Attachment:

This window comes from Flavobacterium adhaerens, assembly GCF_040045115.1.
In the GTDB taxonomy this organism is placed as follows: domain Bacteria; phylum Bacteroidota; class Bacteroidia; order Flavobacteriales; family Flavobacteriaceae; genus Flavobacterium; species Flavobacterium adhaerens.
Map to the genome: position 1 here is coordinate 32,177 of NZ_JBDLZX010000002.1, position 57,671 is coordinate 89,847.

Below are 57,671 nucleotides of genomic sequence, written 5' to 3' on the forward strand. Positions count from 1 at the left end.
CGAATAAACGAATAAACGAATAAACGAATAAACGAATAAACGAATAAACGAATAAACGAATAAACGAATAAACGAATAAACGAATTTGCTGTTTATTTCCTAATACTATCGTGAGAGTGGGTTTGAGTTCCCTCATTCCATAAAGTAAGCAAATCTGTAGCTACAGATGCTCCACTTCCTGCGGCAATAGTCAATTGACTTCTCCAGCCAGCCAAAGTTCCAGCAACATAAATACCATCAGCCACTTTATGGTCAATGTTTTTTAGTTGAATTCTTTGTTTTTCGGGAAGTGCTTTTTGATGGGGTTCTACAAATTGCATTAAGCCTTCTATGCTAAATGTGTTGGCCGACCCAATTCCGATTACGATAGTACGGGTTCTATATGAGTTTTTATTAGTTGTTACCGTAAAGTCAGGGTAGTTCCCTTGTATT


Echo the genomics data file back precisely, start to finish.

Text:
This window comes from Flavobacterium adhaerens, assembly GCF_040045115.1.
In the GTDB taxonomy this organism is placed as follows: domain Bacteria; phylum Bacteroidota; class Bacteroidia; order Flavobacteriales; family Flavobacteriaceae; genus Flavobacterium; species Flavobacterium adhaerens.
Map to the genome: position 1 here is coordinate 32,177 of NZ_JBDLZX010000002.1, position 57,671 is coordinate 89,847.

Below are 57,671 nucleotides of genomic sequence, written 5' to 3' on the forward strand. Positions count from 1 at the left end.
CGAATAAACGAATAAACGAATAAACGAATAAACGAATAAACGAATAAACGAATAAACGAATAAACGAATAAACGAATAAACGAATTTGCTGTTTATTTCCTAATACTATCGTGAGAGTGGGTTTGAGTTCCCTCATTCCATAAAGTAAGCAAATCTGTAGCTACAGATGCTCCACTTCCTGCGGCAATAGTCAATTGACTTCTCCAGCCAGCCAAAGTTCCAGCAACATAAATACCATCAGCCACTTTATGGTCAATGTTTTTTAGTTGAATTCTTTGTTTTTCGGGAAGTGCTTTTTGATGGGGTTCTACAAATTGCATTAAGCCTTCTATGCTAAATGTGTTGGCCGACCCAATTCCGATTACGATAGTACGGGTTCTATATGAGTTTTTATTAGTTGTTACCGTAAAGTCAGGGTAGTTCCCTTGTATT